3 3 Worksheet to Maximize the Amount of Agency Matching Contributions Example. The example below applies to a FERS employee who is paid on a biweekly basis. The employee made an election that is effective December 14, For his agency, the pay date for that pay period is January 2, 2015, which is the first pay date in In this example, the employee s biweekly contribution should not exceed $693 each pay period. If the employee was paid monthly, the contribution should not exceed $1,500 per month to ensure maximum Agency Matching Contributions. Your estimate. For Item 1, enter the IRC elective deferral limit for the year in which your new election will be effective. For Item 2, log into My Account on the TSP website (tsp.gov) to find the total amount of your year-to-date elective deferrals. (This is the total amount of your employee contributions minus any traditional contributions from taxexempt pay.) For Item 4, count the number of pay dates remaining in the calendar year, beginning with the pay date following the end of the first full pay period after you make your election. Example Your Estimate 1. Enter the IRC elective deferral limit for $ 18, $ 2. Enter all elective deferrals made in 2015 prior to the effective date of your new election. 2. $ 0.00 $ 3. Subtract Line 2 from Line $ 18, $ 4. Enter the number of salary payments you will receive in 2015 from which your new election will be deducted * 5. Divide Line 3 by Line $ $ 6. Round up the result in Line 5 to the next dollar to determine the whole dollar amount you should contribute each pay date for the rest of the year (which you will enter on your Form TSP-1 or TSP-U-1). 6. $ ** $ * Employees can confirm the number of salary periods with their agencies or services. ** In this example, the last contribution of the year will be decreased to $675 by the employee s agency so that the employee will not exceed the elective deferral limit for the year.
4 4 Part II: Participating in the TSP and Another Tax-Deferred Retirement Plan The following questions relate to excess deferrals (see definition below) made to both the TSP and another tax-deferred retirement plan as described under sections 401(k), 403(b), 408(k), or 501(c)(18) of the Internal Revenue Code (IRC). Certain Federal employees can participate in such plans in addition to the TSP, in which case the elective deferral limit applies to the combined total of all elective deferrals made to any plan for the year. Because tax rules are complex, you may wish to consult a tax advisor if you exceed the elective deferral limit. What is an excess deferral? An excess deferral is the amount of your contributions to tax-deferred plans that exceeds the relevant annual limit on elective deferrals (regular contributions) and, if you are age 50 or older, catch-up contributions. What if I am contributing to more than one plan and my combined contributions exceed the annual limit? You may request a refund of any excess deferrals from one or more of the plans in which you participate. Each plan then has the option of returning your excess deferrals, plus associated earnings, by April 15 of the year following the year in which the deferrals were made. What happens if any of the limits are exceeded by contributing to both my civilian and my uniformed services TSP account? In January, the TSP will check to see whether your combined contributions to both accounts exceeded any of the limits. To do so, the TSP will add up the traditional (pre-tax) and Roth (after-tax) contributions made to both accounts. (Note: Traditional tax-exempt contributions made to your uniformed services account while deployed to a designated combat zone do not count toward the elective deferral limit.) The TSP will then return any contributions that exceeded the applicable limit, along with attributable earnings on those contributions before April 15. You do not need to take any action. Please do not submit a Form TSP-44, Request for Refund of Excess Employee Contributions. Elective deferrals (and their earnings) in your uniformed services account will be returned before those in your civilian account. If you made both traditional and Roth contributions during the year, the excess elective deferrals (plus their earnings) returned to you will include a proportional amount from your traditional and Roth balances. How does the TSP s refund process work? In January, the TSP will attach Form TSP-44, Request for Refund of Excess Employee Contributions, to this fact sheet for eligible participants to complete and send to the TSP for processing. If you submit this form in a timely manner, the TSP will return the excess deferrals and associated earnings to you. To request a refund of excess deferrals and associated earnings, you must submit the latest version of Form TSP-44 (previous versions are obsolete and will not be processed). To know whether you have the most recent version of the form, look in the upper right-hand corner (under the form name) for the tax year. If you are requesting the return of excess contributions you made in 2014, the form should say Tax Year The form must be faxed or postmarked and mailed to the address provided on the form no later than March 15 of the year after the excess deferrals were made. The TSP will then process the refund by April 15. To ensure that your form is received in time to process it, the TSP recommends that you fax the form to the number in the form s instructions no later than March 15. The TSP will remove Form TSP-44 from this fact sheet on the website after March 15. If you have questions, you can reach the TSP at (Outside the U.S. and Canada, call ) What are the tax consequences if I contribute more than the annual limit in any tax year? Excess deferrals are treated as income in the year in which you made the contributions, whether or not they are refunded to you. The total amount of deferred income is reported by each employer in Box 12 on your IRS Form W-2. If you have made traditional excess deferrals, you must report the total amount of the excess on your individual income tax return as taxable wages for the year in which you made the excess deferrals. Roth excess deferrals are also taxable wages for the year in which you made the excess deferrals, but the amount you are required to report is already included as income in Box 1 of your Form W-2.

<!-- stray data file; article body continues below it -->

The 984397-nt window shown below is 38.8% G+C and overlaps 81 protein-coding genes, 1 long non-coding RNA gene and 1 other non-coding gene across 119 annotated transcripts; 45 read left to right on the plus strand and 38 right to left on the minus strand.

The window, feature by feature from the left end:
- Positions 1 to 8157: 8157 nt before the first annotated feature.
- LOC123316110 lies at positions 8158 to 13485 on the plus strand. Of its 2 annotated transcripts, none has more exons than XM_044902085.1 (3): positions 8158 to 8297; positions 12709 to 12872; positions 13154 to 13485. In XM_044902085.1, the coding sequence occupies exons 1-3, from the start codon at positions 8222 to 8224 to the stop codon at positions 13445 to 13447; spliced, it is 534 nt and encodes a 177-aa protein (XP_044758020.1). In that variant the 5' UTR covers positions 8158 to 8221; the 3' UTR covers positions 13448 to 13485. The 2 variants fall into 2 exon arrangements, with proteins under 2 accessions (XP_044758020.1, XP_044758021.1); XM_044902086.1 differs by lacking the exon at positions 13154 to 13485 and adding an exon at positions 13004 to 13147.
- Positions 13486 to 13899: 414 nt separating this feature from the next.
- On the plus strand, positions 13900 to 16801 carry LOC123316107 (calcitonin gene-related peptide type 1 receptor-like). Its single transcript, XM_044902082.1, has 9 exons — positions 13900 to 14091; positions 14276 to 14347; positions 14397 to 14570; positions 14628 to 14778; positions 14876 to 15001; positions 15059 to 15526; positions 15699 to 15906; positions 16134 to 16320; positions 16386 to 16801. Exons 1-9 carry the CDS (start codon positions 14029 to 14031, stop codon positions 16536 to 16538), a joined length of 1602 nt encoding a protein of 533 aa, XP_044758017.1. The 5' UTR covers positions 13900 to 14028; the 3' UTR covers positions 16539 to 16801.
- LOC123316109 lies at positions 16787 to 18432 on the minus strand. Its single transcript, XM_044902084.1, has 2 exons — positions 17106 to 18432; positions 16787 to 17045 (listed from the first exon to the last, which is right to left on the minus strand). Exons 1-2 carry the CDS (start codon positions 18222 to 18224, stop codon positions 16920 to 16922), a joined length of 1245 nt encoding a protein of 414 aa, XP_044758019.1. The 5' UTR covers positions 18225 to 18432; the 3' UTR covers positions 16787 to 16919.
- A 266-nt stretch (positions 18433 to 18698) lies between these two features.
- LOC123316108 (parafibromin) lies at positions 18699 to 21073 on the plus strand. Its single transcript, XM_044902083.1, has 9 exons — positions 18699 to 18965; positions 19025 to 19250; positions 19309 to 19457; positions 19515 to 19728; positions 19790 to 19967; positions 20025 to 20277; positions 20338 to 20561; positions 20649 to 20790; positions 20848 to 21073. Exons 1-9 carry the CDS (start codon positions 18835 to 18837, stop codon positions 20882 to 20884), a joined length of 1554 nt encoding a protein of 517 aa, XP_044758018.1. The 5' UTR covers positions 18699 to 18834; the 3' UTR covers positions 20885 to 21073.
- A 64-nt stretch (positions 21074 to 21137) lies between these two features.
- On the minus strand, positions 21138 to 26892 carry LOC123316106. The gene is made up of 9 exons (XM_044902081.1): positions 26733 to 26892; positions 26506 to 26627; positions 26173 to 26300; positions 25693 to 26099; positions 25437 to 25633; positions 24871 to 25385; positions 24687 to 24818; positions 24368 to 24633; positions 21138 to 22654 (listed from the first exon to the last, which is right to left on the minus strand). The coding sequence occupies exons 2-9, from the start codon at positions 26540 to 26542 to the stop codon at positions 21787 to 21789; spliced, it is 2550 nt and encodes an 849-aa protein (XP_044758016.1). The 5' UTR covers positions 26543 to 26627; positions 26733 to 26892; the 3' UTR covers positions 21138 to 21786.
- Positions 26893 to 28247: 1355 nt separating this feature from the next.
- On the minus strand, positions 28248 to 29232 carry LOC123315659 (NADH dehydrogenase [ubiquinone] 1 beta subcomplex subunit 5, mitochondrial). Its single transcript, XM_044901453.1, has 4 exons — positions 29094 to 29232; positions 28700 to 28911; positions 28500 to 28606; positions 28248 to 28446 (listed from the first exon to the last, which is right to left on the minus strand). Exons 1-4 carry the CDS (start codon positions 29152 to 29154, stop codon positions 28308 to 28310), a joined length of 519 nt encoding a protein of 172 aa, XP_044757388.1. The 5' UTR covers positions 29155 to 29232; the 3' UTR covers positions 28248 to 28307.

5 5 If you elect to receive excess deferrals as a refund from the TSP, you will receive IRS Form 1099-R, Distributions from Pensions, Annuities, Retirement or Profit-Sharing Plans, IRAs, Insurance Contracts, etc., which will indicate the amount of the excess that was refunded to you. This distribution will also be reported to the IRS. If you have already filed your individual tax return for the year in which the excess was contributed and this amount was not included as taxable wages, you will need to file an amended tax return. How are the earnings on excess deferrals treated for tax purposes? Earnings distributed with excess deferrals are considered taxable income in the year in which they are distributed (unlike the excess deferrals themselves, which are considered taxable income in the year in which they are contributed). If you have Roth contributions as part of your excess deferrals, you will owe taxes on the Roth earnings as well, even if you already meet the IRS requirements to receive Roth earnings tax-free (i.e., it has been 5 years since January 1 of the year you made your first Roth contribution, and you are at least age 59½ or permanently disabled). You will receive a separate IRS Form 1099-R indicating the amount of the earnings. You must report this amount as income in the year in which the distribution is made. This distribution will also be reported to the IRS. What happens to the Agency Matching Contributions that were associated with the excess deferrals that were returned to me? Your agency will be notified that you have requested to have your excess deferrals and associated earnings returned to you. Your agency is then required to remove from the TSP the Agency Matching Contributions associated with these excess deferrals. If your agency fails to remove the Agency Matching Contributions from your account within one year of the date the contributions were made, the TSP will remove them and use them to offset TSP administrative expenses. Is a distribution of excess deferrals considered an early withdrawal and thus subject to the IRS tax penalty? If the distribution is made by April 15 of the tax year following the year in which the excess deferral was made, it will not be considered an early withdrawal. What happens if the distribution is not made by April 15 of the following tax year? After April 15 of the following tax year, you cannot request to have the excess amount refunded. Instead, the distribution will remain in your account. If the distribution is traditional (pre-tax), you will be taxed twice on it once in the year in which the excess deferral is made, and then again when you separate and withdraw your account. (If the withdrawal is premature, the IRS early withdrawal penalty may also apply.) Earnings on the excess deferrals are taxed only once, when you withdraw the account. If the distribution is Roth and it is not made by the April 15 deadline, your Roth excess deferrals will not be treated as after-tax contributions. This means that the double-taxation rule above will also apply to excess Roth contributions. You will also owe taxes on the earnings attributable to your excess Roth contributions, even if you already meet the qualified distribution requirements. Please note: As stated above, if the TSP does not receive your request or it is not postmarked by March 15, your request will not be processed; accordingly, you will not receive a distribution from the TSP of your excess deferrals.